Last week I posted on Instagram about playing yarn chicken on my Piper’s Journey Shawl. I calculated how many stitches I had remaining when I was halfway done with the border, I weighed my yarn ball 3 times and it looked like I had exactly enough yarn. However, knitting is anything but exact..... so I chickened out.
As as I was going through all of this, my husband said, “why don’t you just get some more yarn? You probably have some that would work anyway.” It is a hand dyed yarn that I got from Fiber Universe in Peoria IL. I live in Indianapolis. I purchased it back in November when I was at the Knitting Pipeline Eagle Crest Retreat. There was a chance I could still get some more yarn...but I might not be able to get more. It is hand dyed, so it might not match. I also didn’t want to buy a whole new skein when I might only need a few more yards, or I might not need any at all. I am sure I would not need it at all if I did actually go to the trouble, and have the good luck to get a second skein that matched.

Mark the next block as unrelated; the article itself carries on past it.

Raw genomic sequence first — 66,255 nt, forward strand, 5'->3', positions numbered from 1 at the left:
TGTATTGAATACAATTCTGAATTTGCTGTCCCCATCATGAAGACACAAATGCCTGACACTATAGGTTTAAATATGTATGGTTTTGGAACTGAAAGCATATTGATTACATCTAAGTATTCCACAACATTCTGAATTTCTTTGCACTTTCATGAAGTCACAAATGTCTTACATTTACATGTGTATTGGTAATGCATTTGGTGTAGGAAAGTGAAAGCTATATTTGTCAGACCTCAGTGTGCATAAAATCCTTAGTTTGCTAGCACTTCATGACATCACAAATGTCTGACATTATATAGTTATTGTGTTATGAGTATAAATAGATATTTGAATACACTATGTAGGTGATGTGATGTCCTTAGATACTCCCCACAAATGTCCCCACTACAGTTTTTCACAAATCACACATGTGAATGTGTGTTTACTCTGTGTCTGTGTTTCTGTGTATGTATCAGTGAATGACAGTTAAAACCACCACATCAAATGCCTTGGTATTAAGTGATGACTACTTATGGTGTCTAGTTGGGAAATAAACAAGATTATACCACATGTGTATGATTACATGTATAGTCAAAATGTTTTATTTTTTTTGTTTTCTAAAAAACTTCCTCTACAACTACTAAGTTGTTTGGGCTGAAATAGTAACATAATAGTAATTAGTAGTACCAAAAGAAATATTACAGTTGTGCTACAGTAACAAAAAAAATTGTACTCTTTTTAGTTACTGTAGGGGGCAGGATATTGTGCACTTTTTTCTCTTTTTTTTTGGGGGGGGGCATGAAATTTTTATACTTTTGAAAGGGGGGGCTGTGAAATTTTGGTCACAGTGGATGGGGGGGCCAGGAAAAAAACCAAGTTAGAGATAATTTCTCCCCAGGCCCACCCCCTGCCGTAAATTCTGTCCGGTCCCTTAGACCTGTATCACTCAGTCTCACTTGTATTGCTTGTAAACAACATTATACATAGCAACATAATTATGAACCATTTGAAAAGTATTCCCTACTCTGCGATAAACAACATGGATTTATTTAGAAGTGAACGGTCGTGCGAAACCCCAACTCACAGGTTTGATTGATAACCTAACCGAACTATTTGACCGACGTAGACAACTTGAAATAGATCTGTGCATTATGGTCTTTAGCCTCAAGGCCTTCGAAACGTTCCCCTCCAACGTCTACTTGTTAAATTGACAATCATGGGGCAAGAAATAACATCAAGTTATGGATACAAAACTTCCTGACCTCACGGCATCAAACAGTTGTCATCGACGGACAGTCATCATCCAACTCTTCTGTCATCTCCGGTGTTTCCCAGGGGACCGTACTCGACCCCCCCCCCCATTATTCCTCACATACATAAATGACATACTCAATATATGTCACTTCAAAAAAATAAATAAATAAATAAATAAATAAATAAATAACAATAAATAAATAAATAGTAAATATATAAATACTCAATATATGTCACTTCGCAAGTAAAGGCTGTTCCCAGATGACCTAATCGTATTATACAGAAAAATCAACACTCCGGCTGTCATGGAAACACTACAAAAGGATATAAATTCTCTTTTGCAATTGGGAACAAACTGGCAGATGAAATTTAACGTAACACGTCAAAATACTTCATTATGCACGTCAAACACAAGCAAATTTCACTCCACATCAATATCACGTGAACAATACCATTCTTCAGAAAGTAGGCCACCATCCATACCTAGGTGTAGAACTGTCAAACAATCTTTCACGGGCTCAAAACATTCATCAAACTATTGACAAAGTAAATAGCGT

I decides not to get more yarn. I ripped out the half a border that I had already worked, and I ripped out 6 garter stitch rows. After getting the stitches back on the needle, I weighed my yarn and I had almost exactly 40 grams. I had 33 grams when I started the border on the first try. I was working on the shawl at the February Retreat, and someone had told me they thought they had heard you needed about 30% of the yarn for the border. That may be true but it was a bit too close for comfort for me.
The pattern tells you to increase to 247ish stitches. I am not looking at the pattern, so that might not be the exact number. I originally got to closer to 280 stitches and now I am in the range of 260. I did not bother to count because the way this border is worked makes the actual number of stitches very flexible.
As you may know, the designer of this pattern is Paula Emons-Fuessle of the Knitting Pipeline Podcast. Paula is going through treatment for ovarian cancer and I decided to use this shawl knitting as my dedicated time to pray for Paula’s recovery. So, some extra knitting time is really a good thing.